Behavioral finance is a relatively new field. It seeks to combine behavioral and cognitive psychological theory with conventional economics and finance. The goal is to provide explanations for why people make irrational financial decisions. According to conventional financial theory, investors, for the most part, are logical, wealth maximizers. However, the base rate fallacy offers an explanation as to why investors overreact to a market event. According to market efficiency, new information should rapidly be assimilated and reflected instantly in a security’s price. The reality, however, tends to contradict this theory. Often, market participants overreact to new information. For example, a change in interest rates can have a greater impact on the price of an asset class or individual security than is warranted. Such price surges are not usually permanent and the effect tends to erode over time. But, these sharp reactions underline how emotional investors’ reactions can be.
Base Rate Neglect Example
For example, consider a specific disease that occurs in 1/1000 patients tested. However, the test has a false positive rate of 5%. But, the test has never been known to fail to detect a person who actually has the disease. What is the chance that a person found to have a positive result actually has the disease? This is assuming you know nothing about the person’s symptoms or signs.
Many would answer as high as 95%, but the correct probability is about 2%. For example, on average, for every 1,000 individuals tested:
- 1 actually has the disease. It is 100% certain that for that person there is a true positive test result. So, there is 1 true positive test result to calculate.
- 999 individuals remain who do not have the disease. However, among those individuals, there are 5% with false-positive test results. As a result, there are 49.95 false-positive test results to consider.
Therefore, the probability that one of the remaining individuals really has the disease is calculated as follows:
- 1 + 49.95 = 50.95 positive test results
- 1/50.95 = 0.019627 (roughly 2%)
- The probability is slightly less than 2 % that one of the remaining individuals who tested positive actually has the disease.
The validity of this result further hinges on the initial assumption that the tests were administered randomly. Not because the individuals were showing other positive symptoms. If that or another non-arbitrary reason for testing the individual was present, then the calculation would have to be adjusted to fairly include the additional information and specific criteria for testing.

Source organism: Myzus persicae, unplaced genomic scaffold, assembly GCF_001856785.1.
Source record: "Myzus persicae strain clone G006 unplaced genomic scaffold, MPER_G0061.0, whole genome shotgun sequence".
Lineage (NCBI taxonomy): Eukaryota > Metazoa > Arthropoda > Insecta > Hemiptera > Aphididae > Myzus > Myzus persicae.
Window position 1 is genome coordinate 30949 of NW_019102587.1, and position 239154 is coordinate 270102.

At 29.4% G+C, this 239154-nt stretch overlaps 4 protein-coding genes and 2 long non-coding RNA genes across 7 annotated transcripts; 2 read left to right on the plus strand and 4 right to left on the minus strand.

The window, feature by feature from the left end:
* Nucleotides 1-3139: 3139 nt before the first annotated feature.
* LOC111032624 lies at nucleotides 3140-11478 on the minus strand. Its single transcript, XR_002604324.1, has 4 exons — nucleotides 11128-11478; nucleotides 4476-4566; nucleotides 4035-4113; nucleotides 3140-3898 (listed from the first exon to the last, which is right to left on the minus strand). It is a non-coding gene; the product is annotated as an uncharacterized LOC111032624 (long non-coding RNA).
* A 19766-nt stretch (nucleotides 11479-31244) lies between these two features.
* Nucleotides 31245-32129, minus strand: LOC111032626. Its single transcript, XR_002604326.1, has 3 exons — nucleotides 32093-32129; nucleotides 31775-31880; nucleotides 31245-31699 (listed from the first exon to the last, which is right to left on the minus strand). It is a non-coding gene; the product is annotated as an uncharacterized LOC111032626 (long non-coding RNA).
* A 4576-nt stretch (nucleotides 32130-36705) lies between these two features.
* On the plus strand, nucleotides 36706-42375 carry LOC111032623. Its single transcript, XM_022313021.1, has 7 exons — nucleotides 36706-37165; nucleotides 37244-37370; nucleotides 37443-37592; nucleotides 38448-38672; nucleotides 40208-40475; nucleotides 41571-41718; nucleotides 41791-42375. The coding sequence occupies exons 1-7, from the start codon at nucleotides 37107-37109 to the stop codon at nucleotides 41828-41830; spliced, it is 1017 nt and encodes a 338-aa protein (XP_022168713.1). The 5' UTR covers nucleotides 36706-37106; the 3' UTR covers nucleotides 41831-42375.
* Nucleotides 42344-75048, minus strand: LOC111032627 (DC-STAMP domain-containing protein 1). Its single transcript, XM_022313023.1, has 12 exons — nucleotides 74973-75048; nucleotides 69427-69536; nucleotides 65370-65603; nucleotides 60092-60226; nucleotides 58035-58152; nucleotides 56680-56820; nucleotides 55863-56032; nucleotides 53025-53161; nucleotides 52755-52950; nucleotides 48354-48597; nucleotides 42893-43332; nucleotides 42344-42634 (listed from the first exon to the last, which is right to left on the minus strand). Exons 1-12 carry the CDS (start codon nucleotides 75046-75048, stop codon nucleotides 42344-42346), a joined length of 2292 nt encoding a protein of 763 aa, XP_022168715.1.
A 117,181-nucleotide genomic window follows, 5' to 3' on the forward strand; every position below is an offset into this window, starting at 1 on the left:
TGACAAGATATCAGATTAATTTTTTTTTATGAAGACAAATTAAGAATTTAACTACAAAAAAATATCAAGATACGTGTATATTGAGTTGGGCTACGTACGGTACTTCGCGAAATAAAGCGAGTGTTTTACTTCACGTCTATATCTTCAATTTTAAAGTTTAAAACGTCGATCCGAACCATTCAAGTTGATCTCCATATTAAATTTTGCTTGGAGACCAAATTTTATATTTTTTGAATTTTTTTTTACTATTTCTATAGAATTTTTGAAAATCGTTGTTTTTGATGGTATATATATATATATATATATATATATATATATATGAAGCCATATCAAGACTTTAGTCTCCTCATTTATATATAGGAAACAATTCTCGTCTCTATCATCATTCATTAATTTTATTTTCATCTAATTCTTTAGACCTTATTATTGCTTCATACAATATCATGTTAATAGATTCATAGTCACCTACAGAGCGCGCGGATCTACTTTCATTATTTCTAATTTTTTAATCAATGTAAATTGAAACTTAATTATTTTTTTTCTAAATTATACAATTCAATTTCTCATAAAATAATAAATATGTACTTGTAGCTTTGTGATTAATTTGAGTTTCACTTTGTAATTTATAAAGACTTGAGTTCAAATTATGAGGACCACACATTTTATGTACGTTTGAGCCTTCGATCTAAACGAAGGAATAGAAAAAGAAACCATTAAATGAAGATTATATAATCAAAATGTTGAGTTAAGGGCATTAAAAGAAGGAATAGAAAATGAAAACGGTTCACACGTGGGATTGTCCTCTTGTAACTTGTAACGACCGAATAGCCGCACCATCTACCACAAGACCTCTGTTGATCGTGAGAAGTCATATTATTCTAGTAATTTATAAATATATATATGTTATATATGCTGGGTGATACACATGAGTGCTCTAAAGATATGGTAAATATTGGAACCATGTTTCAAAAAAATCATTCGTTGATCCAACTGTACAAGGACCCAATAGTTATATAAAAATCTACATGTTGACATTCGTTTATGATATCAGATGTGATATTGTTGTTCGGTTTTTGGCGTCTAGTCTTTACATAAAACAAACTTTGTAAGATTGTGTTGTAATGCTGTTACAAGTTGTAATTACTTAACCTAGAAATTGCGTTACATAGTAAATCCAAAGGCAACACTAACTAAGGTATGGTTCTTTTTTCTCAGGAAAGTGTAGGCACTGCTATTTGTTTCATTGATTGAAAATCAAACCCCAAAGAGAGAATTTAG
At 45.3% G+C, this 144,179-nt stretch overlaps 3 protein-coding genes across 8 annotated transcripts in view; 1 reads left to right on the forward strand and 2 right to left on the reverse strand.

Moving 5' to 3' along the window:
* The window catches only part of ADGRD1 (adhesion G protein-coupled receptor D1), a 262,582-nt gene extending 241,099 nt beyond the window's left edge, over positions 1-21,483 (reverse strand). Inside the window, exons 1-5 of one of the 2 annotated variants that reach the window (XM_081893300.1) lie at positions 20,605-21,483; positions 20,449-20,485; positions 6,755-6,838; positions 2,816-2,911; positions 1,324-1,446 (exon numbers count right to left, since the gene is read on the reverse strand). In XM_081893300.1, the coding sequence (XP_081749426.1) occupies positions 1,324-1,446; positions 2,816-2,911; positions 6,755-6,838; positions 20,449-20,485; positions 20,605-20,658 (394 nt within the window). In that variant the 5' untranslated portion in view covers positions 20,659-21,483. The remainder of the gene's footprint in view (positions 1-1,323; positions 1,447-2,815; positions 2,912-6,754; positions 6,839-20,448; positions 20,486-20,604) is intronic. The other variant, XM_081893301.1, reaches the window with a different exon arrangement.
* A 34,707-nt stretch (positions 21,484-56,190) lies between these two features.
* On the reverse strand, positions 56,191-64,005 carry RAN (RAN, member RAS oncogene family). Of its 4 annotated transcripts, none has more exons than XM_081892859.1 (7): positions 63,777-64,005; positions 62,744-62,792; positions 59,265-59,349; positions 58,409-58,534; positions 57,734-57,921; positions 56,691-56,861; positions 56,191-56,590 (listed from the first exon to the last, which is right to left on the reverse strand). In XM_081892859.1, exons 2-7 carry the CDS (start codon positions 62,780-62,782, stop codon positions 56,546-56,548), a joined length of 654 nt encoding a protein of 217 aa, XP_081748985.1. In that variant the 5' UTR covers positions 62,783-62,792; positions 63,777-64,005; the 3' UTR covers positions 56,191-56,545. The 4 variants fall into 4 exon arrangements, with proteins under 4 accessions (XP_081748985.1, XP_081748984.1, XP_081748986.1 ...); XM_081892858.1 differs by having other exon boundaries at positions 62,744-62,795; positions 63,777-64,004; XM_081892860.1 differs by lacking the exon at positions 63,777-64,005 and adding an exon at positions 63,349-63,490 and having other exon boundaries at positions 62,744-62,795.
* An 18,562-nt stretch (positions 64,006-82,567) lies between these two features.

How to avoid it
To avoid committing the base rate neglect, we need to pay more attention to the statistical information available to us. Also, recognize that anecdotal evidence and past behaviors are not as reliable predictors of future behavior as we think they are. This requires more effort when assessing the probability that a given event will occur. It’s easy to fall back on automatic, reflex responses. This may make decision-making feel much easier. However, this increases the risk of error. By being aware of this fallacy is half the battle. Then, take an active approach to combat it. Conscious decision-making can help reduce the frequency and the occurrence.
This fallacy can seriously impact financial decisions. Ultimately, it prompts us to overreact to transient changes in our investments. If the base rate statistics show consistent growth, it is likely that any setbacks are only temporary and that things will get back on track. Yet, by ignoring the base rate information, we may feel inclined to sell. Emotionally, see the initial price drop and may predict that the value of our stocks will continue to decline.
Combat pay or imminent danger pay is a bonus to military personnel in addition to their regular military salary when they are deployed to a combat zone.
It is a tax-exempt monthly stipend. The bonus is paid to active members of the U.S. armed services when they are serving in designated hazardous zones and is paid in addition to the person’s base salary. The hazard bonus is not open only to combat soldiers. Any person enrolled in a branch of the U.S. military who is assigned to a designated hazardous area is eligible to receive additional combat pay. Spending as little as one hour on duty in a hazardous zone can qualify for an entire month’s bonus.
The extra bonus may be categorized as hostile fire and imminent danger pay and can be prorated for partial months. You can not receive both hostile fire and imminent danger pay at the same time.